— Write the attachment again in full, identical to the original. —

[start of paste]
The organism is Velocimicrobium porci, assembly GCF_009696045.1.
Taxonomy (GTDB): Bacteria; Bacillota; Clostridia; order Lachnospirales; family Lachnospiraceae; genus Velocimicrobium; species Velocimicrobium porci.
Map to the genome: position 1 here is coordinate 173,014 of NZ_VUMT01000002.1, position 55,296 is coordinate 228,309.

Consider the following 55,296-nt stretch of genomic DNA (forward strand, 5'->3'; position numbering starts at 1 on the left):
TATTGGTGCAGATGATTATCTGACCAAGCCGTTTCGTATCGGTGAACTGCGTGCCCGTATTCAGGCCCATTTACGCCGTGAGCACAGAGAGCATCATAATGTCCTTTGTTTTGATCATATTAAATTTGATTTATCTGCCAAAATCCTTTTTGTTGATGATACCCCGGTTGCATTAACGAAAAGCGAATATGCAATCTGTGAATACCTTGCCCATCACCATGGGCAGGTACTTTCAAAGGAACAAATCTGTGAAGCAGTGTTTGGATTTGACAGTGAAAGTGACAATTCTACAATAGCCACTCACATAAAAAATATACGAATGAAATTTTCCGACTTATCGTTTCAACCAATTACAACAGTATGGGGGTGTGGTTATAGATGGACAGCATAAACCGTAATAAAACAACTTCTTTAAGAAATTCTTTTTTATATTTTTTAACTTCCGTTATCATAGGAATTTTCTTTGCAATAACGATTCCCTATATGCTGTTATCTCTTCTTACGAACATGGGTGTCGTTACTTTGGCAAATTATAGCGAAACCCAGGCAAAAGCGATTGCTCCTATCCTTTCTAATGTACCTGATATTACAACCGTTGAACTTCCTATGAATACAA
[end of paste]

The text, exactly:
The organism is Velocimicrobium porci, assembly GCF_009696045.1.
Taxonomy (GTDB): Bacteria; Bacillota; Clostridia; order Lachnospirales; family Lachnospiraceae; genus Velocimicrobium; species Velocimicrobium porci.
Map to the genome: position 1 here is coordinate 173,014 of NZ_VUMT01000002.1, position 55,296 is coordinate 228,309.

Consider the following 55,296-nt stretch of genomic DNA (forward strand, 5'->3'; position numbering starts at 1 on the left):
TATTGGTGCAGATGATTATCTGACCAAGCCGTTTCGTATCGGTGAACTGCGTGCCCGTATTCAGGCCCATTTACGCCGTGAGCACAGAGAGCATCATAATGTCCTTTGTTTTGATCATATTAAATTTGATTTATCTGCCAAAATCCTTTTTGTTGATGATACCCCGGTTGCATTAACGAAAAGCGAATATGCAATCTGTGAATACCTTGCCCATCACCATGGGCAGGTACTTTCAAAGGAACAAATCTGTGAAGCAGTGTTTGGATTTGACAGTGAAAGTGACAATTCTACAATAGCCACTCACATAAAAAATATACGAATGAAATTTTCCGACTTATCGTTTCAACCAATTACAACAGTATGGGGGTGTGGTTATAGATGGACAGCATAAACCGTAATAAAACAACTTCTTTAAGAAATTCTTTTTTATATTTTTTAACTTCCGTTATCATAGGAATTTTCTTTGCAATAACGATTCCCTATATGCTGTTATCTCTTCTTACGAACATGGGTGTCGTTACTTTGGCAAATTATAGCGAAACCCAGGCAAAAGCGATTGCTCCTATCCTTTCTAATGTACCTGATATTACAACCGTTGAACTTCCTATGAATACAA